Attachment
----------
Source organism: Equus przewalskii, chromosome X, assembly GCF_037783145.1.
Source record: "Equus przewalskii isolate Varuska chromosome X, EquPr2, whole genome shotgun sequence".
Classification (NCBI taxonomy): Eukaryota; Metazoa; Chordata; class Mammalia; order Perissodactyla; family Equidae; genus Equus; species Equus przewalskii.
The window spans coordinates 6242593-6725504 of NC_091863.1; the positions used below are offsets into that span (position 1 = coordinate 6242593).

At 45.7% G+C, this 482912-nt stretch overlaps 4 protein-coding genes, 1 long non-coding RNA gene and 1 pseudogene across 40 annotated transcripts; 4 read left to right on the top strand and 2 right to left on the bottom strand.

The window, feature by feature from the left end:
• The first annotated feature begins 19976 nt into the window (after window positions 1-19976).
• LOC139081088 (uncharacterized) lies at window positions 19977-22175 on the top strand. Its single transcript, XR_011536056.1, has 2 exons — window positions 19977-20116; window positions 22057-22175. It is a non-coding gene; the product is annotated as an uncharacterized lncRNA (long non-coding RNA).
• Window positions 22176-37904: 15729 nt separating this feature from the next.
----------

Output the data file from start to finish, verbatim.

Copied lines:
Source organism: Equus przewalskii, chromosome X, assembly GCF_037783145.1.
Source record: "Equus przewalskii isolate Varuska chromosome X, EquPr2, whole genome shotgun sequence".
Classification (NCBI taxonomy): Eukaryota; Metazoa; Chordata; class Mammalia; order Perissodactyla; family Equidae; genus Equus; species Equus przewalskii.
The window spans coordinates 6242593-6725504 of NC_091863.1; the positions used below are offsets into that span (position 1 = coordinate 6242593).

At 45.7% G+C, this 482912-nt stretch overlaps 4 protein-coding genes, 1 long non-coding RNA gene and 1 pseudogene across 40 annotated transcripts; 4 read left to right on the top strand and 2 right to left on the bottom strand.

The window, feature by feature from the left end:
• The first annotated feature begins 19976 nt into the window (after window positions 1-19976).
• LOC139081088 (uncharacterized) lies at window positions 19977-22175 on the top strand. Its single transcript, XR_011536056.1, has 2 exons — window positions 19977-20116; window positions 22057-22175. It is a non-coding gene; the product is annotated as an uncharacterized lncRNA (long non-coding RNA).
• Window positions 22176-37904: 15729 nt separating this feature from the next.